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Science/Technology

  • Smart grid powered up

    Officials from New Mexico and Japan, including Gov. Susana Martinez, gathered en masse to dedicate the new Smart House Monday afternoon, which is the last link in the $53 million Smart Grid demonstration project.

    “The Smart Grid and Smart House are pioneering results stemming from the strong collaboration between Los Alamos County, Los Alamos National Laboratory (LANL) and NEDO (New Energy and Industrial Technology and Development Corporation), efforts that will demonstrate how to meet a community’s residential power needs,” Gov. Martinez said.

    “This is the first U.S. international project of its kind. And as we stand here today, with project construction complete, I know that New Mexicans across the state are proud to have reached such a significant milestone,” she told the crowd.

    Norio Sasaki, president and CEO of Toshiba Corporation, called the technology for this demonstration project the most advanced in the world. The project combines several key elements to test and improve Smart Grid technology.

  • What NASA Is Looking for on Mars
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  • Voyager 1 is heading for the stars

    PASADENA, Calif. (AP) — Thirty-five years after leaving Earth, Voyager 1 is reaching for the stars.

    Sooner or later, the workhorse spacecraft will bid adieu to the solar system and enter a new realm of space — the first time a manmade object will have escaped to the other side.

    Perhaps no one on Earth will relish the moment more than 76-year-old Ed Stone, who has toiled on the project from the start.

    "We're anxious to get outside and find what's out there," he said.

    When NASA's Voyager 1 and Voyager 2 first rocketed out of Earth's grip in 1977, no one knew how long they would live. Now, they are the longest-operating spacecraft in history and the most distant, at billions of miles from Earth but in different directions.

    Wednesday marks the 35th anniversary of Voyager 1's launch to Jupiter and Saturn. It is now flitting around the fringes of the solar system, which is enveloped in a giant plasma bubble. This hot and turbulent area is created by a stream of charged particles from the sun.

    Outside the bubble is a new frontier in the Milky Way — the space between stars. Once it plows through, scientists expect a calmer environment by comparison.

  • Newest Tablets Show Future of Mobile Computing
  • Raw Video: Mars Rover, Jettison to Touchdown

    NASA has recently release video of the NASA Curiosity rover landing from the jettison of the head shield to the touchdown.

  • Laser research shows promise for cancer treatment

    Scientists at Los Alamos National Laboratory have observed for the first time how a laser penetrates dense, electron-rich plasma to generate ions. The process has applications for developing next generation particle accelerators and new cancer treatments.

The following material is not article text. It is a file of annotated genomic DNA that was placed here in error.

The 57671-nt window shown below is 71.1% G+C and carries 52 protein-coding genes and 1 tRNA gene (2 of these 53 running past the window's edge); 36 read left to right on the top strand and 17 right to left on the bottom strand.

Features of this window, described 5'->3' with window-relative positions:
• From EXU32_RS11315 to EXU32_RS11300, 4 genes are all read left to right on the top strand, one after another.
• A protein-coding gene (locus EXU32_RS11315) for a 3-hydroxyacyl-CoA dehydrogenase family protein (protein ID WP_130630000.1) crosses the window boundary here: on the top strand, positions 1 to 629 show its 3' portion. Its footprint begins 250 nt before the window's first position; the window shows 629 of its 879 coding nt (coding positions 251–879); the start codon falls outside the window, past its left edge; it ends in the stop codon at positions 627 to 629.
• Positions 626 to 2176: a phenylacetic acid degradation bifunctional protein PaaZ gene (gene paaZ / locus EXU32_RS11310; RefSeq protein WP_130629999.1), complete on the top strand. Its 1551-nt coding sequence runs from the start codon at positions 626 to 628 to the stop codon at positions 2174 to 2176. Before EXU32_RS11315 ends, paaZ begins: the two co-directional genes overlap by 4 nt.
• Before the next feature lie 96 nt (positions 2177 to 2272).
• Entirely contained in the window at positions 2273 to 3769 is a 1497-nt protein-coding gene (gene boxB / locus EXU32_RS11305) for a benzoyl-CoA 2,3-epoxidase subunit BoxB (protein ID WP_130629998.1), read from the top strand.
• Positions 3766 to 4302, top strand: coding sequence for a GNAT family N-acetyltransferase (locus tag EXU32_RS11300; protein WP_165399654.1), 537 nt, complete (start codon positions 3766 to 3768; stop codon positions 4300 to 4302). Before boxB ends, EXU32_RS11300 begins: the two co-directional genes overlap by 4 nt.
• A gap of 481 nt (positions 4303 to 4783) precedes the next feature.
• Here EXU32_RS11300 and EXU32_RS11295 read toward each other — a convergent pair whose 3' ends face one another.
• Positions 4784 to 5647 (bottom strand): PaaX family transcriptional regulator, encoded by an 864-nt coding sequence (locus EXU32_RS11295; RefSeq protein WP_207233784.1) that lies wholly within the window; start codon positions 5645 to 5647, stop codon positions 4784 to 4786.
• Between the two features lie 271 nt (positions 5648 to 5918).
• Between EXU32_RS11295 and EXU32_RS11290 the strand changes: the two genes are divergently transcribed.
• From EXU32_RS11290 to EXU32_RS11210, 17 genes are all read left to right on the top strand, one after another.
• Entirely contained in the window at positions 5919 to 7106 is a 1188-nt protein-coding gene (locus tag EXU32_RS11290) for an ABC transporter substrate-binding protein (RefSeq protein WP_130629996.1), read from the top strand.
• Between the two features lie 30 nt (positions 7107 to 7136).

The results, published online Aug. 19 in Nature Physics, also confirm predictions made more than 60 years ago about the fundamental physics of laser-plasma interaction. Plasmas dense with electrons normally reflect laser light like a mirror. But a strong laser can drive those electrons to near the speed of light, making the plasma transparent and accelerating the plasma ions.

    “That idea has been met with some skepticism in the field,” said Rahul Shah of LANL’s plasma physics group. “We think that we’ve settled that controversy.”

    The team, which also included researchers from the Max Planck Institute for Quantum Optics in Garching, Germany and Queens University in Belfast, UK, used the 200 trillion-watt short-pulse TRIDENT laser at Los Alamos National Laboratory to observe the transparency phenomenon at 50 femtosecond resolution. Until now, those dynamics have been witnessed only in computer simulations.

  • NASA rover Curiosity shoots a Mars rock with laser

     

     NASA's Curiosity rover has zapped its first Martian rock, aiming its laser for the sake of science.

    During the target practice on Sunday. Curiosity fired 30 pulses at a nearby rock over a 10-second window, burning a small hole.

    Since landing in Gale Crater two weeks ago, the six-wheel rover has been checking out its instruments including the laser. During its two-year mission, Curiosity was expected to point the laser at various rocks as it drives toward Mount Sharp, a 3-mile-high mountain rising from the crater floor.

    Its goal is to determine whether the Martian environment was habitable.

  • Raw Image: New Image of Mars Gale Crater
  • Mars Landing: Curiosity Rover Set to Land Sunday